In the construction industry, one person's ceiling is often another person's floor. Construction contractors and some government officials are beginning to worry that this principle may apply to anti-inflation guidelines as well as high-rise apartment houses.
The ceiling in this case is President Carter's 7 percent anti-inflation guideline for wage and benefit increases this year.
Adherence to the guideline would mean a substantial cutback in increases for many industrial unions that have been winning 8-to-10 percent increases in recent years. But it would mean a gain for construction unions in most of the country, whose average increases have been hovering around 6 percent since the mid-1970s.
Construction industry observers say the guidelines alone are unlikely to have much effect on construction contract settlements. More important, they say, are economic imperatives within the highly localized, fragmented industry, principally restraints imposed by the pell-mell growth of nonunion competition.
But the psychological effect of the guidelines on union expectations, coupled with labor shortages that undercut the cost-restraining effect of competition, could start pushing up the overall level of construction wage settlements. And this is what some experts see coming as the industry prepares for this year's biggest round of bargaining in April and May.
"Right now, I think they [he set-lements] will come in at at least 7 percent... and in some areas 7 percent may look low," said one government official who was recently predicting a settlement average of little more than 6 percent.
An additional concern is that, with construction wages and benefits totaling an average of more than $13 an hour and going as high as $18 or $19 in some cases, a 7 percent increase would amount to $1 or more for many workers -- with ripple effects through other sectors of the economy where $1 may account for considerably more than 7 percent.
Moreover, although 1979 is a relatively light bargaining year for construction, high settlements this year "could cause chaos in 1980 because there would be a catch-up argument" by the larger number of union locals bargaining in that year, warns Dennis Bradshaw, president of Contractors Mutual Association, a Washington-based research group for unionized contractors.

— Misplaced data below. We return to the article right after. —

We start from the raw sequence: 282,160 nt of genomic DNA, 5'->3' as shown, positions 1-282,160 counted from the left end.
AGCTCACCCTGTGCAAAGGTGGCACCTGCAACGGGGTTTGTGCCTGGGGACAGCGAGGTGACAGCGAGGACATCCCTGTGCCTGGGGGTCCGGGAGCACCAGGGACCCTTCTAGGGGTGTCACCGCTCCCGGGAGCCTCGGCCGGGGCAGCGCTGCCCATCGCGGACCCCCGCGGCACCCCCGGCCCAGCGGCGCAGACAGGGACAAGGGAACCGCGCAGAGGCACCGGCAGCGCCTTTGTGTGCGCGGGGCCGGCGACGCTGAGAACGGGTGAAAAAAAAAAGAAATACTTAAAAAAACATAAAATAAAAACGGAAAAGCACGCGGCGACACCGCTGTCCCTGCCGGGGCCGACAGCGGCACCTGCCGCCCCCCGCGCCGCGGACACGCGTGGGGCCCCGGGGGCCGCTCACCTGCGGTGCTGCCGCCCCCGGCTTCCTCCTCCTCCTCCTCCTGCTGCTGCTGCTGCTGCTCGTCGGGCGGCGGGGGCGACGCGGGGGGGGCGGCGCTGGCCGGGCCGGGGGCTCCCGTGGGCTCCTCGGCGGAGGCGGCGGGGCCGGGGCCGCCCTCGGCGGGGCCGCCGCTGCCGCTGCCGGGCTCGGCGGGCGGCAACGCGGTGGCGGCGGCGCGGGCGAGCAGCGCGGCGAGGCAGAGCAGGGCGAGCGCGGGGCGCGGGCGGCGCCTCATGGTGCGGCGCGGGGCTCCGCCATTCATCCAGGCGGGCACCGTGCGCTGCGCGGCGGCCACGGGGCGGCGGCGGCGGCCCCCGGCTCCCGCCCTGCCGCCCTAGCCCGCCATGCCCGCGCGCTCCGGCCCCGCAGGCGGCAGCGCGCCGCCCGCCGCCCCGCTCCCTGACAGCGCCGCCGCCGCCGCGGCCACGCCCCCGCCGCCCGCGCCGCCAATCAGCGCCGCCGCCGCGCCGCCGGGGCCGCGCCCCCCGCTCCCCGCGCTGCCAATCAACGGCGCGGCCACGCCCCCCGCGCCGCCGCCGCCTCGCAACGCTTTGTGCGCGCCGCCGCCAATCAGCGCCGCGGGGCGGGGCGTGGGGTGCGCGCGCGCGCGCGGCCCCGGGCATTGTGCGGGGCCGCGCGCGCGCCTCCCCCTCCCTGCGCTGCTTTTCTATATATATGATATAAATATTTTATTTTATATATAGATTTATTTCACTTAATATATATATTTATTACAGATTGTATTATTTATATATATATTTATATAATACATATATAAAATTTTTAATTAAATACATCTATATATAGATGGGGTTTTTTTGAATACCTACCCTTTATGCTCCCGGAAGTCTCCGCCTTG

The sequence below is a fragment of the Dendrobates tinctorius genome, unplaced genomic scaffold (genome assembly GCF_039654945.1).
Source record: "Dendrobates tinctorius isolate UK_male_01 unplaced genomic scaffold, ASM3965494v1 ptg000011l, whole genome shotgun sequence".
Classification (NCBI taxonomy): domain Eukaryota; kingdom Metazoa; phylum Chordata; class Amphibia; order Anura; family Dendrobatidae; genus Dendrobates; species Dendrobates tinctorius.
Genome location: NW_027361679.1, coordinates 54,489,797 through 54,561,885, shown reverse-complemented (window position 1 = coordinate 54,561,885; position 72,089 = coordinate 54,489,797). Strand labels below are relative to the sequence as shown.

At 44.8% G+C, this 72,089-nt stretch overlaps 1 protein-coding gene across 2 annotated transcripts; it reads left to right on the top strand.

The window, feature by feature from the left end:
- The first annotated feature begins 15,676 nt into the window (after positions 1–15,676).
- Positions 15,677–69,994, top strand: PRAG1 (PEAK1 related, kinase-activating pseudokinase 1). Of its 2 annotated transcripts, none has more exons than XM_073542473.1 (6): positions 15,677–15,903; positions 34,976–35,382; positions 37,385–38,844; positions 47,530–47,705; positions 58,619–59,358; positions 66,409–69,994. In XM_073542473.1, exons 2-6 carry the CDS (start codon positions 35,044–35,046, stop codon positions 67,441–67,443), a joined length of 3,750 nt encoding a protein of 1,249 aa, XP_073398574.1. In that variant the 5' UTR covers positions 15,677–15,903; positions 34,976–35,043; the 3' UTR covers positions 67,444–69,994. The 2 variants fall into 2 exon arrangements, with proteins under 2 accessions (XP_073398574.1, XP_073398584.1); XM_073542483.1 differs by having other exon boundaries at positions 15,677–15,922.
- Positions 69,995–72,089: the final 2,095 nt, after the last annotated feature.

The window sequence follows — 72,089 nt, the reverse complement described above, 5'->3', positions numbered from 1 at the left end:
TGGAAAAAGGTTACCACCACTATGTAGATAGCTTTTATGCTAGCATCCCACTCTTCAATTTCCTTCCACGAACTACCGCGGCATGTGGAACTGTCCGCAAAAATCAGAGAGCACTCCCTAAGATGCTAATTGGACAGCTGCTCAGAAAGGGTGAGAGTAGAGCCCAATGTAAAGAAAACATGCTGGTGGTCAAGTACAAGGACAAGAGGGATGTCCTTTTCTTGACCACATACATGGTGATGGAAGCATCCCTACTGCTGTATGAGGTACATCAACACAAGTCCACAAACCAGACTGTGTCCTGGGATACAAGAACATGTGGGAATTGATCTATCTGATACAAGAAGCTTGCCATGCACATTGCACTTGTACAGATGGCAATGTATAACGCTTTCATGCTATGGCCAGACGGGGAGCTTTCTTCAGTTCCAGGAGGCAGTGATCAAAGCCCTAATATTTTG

The first contracts negotiated thus far, only a dozen or so out of 1,600 due in 1979, have averaged nearly 9 percent, but government and industry officials agree these contracts are no-where near enough to establish a trend. What they do see is increasing signs that unions, whose members have been conditioned to think of 7 percent as the government's prescription for wage increases, may capitalize on tight labor markets in the Ohio Valley and elsewhere to win higher settlements.
"While bargaining in 1979 is lightest in a decade, those agreements up for negotiations are concentrated in a few areas," said the Contractors Mutual Association in a recent publication. "Moreover, the heaviest concentration of contract negotiations will take place in areas with high employment levels or manpower shortages, and extraordinarily high manpower demand is anticipated in 1979 and several years beyond."
The association also noted that the 7 percent guideline "when applied to an industry with a three-year history of average settlements of 7 percent or less simply adds to the anticipation of workers."
The Associated General Contractors, an industry association representing 8,000 union and nonunion firms, has also expressed fears that the 7 percent guideline will become a floor for construction settlements and called on the Carter administration to clarify what it expects from the construction industry.
Robert Georgine, president of the AFL-CIO's Building and Construction Trades Department, figures the unions already have gotten the message: 7 percent. "It's a safe bet that, with the kind of publicity the 7 percent has gotten and the kind of inflation we have, people are going to think they should get 7 percent," said Georgine.
"Our experience has been that, once you set a ceiling, it eventually becomes a floor."